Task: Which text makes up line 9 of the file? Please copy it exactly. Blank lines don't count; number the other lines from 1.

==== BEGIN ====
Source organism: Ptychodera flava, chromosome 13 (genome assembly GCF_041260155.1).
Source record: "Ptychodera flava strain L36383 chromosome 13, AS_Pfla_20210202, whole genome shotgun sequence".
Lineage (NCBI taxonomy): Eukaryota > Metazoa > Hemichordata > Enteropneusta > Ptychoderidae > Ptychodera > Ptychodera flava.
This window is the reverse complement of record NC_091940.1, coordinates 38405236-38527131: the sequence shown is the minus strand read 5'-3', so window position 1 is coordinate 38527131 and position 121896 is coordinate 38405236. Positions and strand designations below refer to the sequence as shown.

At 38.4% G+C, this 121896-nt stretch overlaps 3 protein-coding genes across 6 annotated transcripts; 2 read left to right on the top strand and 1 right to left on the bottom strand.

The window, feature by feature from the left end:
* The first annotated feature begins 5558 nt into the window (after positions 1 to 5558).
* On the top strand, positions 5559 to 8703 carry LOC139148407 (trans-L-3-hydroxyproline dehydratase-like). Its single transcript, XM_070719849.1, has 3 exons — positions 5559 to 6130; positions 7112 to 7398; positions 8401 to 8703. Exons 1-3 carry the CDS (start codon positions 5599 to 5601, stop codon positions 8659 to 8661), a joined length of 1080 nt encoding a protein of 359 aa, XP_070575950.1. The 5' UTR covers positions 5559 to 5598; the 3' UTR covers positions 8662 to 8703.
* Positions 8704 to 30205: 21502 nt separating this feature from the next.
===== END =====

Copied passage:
* Positions 8704 to 30205: 21502 nt separating this feature from the next.